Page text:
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CLINICAL DENTISTRY The objective of clinical dentistry, and of the medical sciences more generally, is to achieve the best possible result, both in terms of treatment outcome and appearance, with the minimum degree of intervention. Thanks to advances in technology, clinical dentists in Greece are now in a position to execute any treatment plan with precision, safety and speed. Digital photography and imaging (including cone beam computed tomography) allows us to collect all of the necessary data concerning the patient – clinical picture and microscopic anatomy included – in 3D and then feed this information into planning software and design the desired intervention/ restoration virtually. Once this process has been completed and the expectations and needs of the patients are accounted for, the clinical dentist will choose the necessary surgical or prosthetic options – digitally guided dentistry can be applied in surgical procedures as well as in prosthetic restorations – so that the treatment plan can be implemented safely and precisely. Today, digital computing technology in dentistry is in use all over the country and Greece’s clinical dentists ,who already had a well deserved reputation for doing excellent work, are taking full advantage of these technological advancements to responds to the needs and requests of their patients. INFORMATION:

Konstantinos Valavanis, Doctor of Dental Surgery, is president of the International Congress of Oral Implantologists (ICOI) Hellas.

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NEW APPLICATIONS OF LAPAROSCOPIC SURGERY Bariatrics, or the treatment of obesity, is one area where laparoscopic surgery has become standard worldwide. Procedures are normally carried out on adults who suffer from extreme obesity, are under 65, haven’t responded to more conservative methods of dealing with this disease – mainly diet and exercise – and whose situation has remained unchanged for at least two years. There are three approaches in bariatric surgery; all are now carried out laparoscopically, according to guidelines established by the International Federation for the Surgery of Obesity (IFSO). Malabsorption procedures like enterectomy or bowel resection drastically reduce the absorption of food but they also transform the anatomy of

the digestive tract so that the absorption of nutrients is seriously curtailed as well. Mixed procedures such as long and mini-gastric bypass and biolopancreatic diversion reduce stomach capacity, but they, too, curtail the ability to absorb nutrients from food. Restrictive surgical prodcedures involving gastric banding, gastric balloons, stapling, vertical gastroplasty and sleeve gastroplasty, however, limit the stomach’s ability to take in a large amount of food. In effect, they restrict the quantity of food that can be consumed in a single meal so that the feeling of being full occurs earlier and earlier. Another area in which Greek hospitals are approaching the achievements of the world’s greatest medical centers – in terms of methodology – is in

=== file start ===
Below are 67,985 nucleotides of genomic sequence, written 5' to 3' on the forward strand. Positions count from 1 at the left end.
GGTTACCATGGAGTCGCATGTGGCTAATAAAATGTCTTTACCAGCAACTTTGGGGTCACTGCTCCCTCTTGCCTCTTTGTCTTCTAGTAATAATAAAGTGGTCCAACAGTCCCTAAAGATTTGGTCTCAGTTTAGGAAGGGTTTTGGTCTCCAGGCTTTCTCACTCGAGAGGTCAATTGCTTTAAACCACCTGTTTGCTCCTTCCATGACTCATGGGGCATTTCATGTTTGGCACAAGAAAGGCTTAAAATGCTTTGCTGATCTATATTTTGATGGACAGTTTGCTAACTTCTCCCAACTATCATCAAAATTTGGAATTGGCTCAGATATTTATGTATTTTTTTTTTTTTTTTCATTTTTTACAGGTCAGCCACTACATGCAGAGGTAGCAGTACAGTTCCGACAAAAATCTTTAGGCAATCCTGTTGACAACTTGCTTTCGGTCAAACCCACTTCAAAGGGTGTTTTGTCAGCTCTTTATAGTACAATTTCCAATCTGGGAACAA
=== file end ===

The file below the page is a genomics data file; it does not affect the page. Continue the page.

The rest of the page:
living-donor kidney transplants. Since February 2015, laparoscopic surgery has opened new paths for living transplants in Greece, after the country’s first laparoscopic kidney removal from a live donor was carried out at Athen’s Evangelismos Hospital. This procedure involved taking a kidney out of a 75-yearold man and transplanting it into his son, 42, who was suffering from kidney failure. This was a milestone in Greek medicine; it signaled the start of a program for the removal of kidney transplants via the laparoscopic method, an approach which allows the donor to leave the hospital after just three days and to return to his or her normal activities within two weeks. The method has since been adopted with great success.

INFORMATION:

Dr Vasileios Drakopoulos, MD, PhD, FACS is a Consultant General Surgeon at District General Hospital of Athens “Evangelismos”.

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MAKING MIRACLES: IVF A favorable legal framework, state-of-the-art facilities and outstanding medical specialists experienced in the field of assisted reproduction make Greece a leading choice for couples hoping for help in becoming parents. BY THE GREECE IS TEA M

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reece is fast becoming a competitive destination for in vitro fertilization, thanks to the combination of high-quality and innovative services at reasonable rates. Year after year, more and more couples from Europe, the USA, Canada and Australia are placing their trust in medical professionals in Greece to help them realize their dream of childbearing. Greece’s progressive IVF legislation is one of the main reasons why couples choose Greece as a destination. It allows anonymous and voluntary egg donation; the transfer of more than one embryo (depending on the age of the woman who is going to bear the pregnancy); embryo, egg and sperm freezing; prenatal checks; and surrogacy. In Greece, women up to the age of 50 are given the chance to become mothers, sperm donors can maintain their anonymity, egg donations are allowed and single women can seek a sperm donor, all factors that have contributed to the evolution of IVF-related 122

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medical tourism. Greek IVF units operate under license from the Greek National Authority of Assisted Reproduction, which monitors compliance with legal requirements and Greek and European regulatory frameworks. Recently, the authority launched a program of detailed checks, aiming not only to reassure IVF candidates that they will receive a secure and reliable service but also to get a clearer picture of the current situation in the field of assisted reproduction in Greece. To date, the country has 46 licensed assisted reproduction units (departments of private or public hospitals, independent centers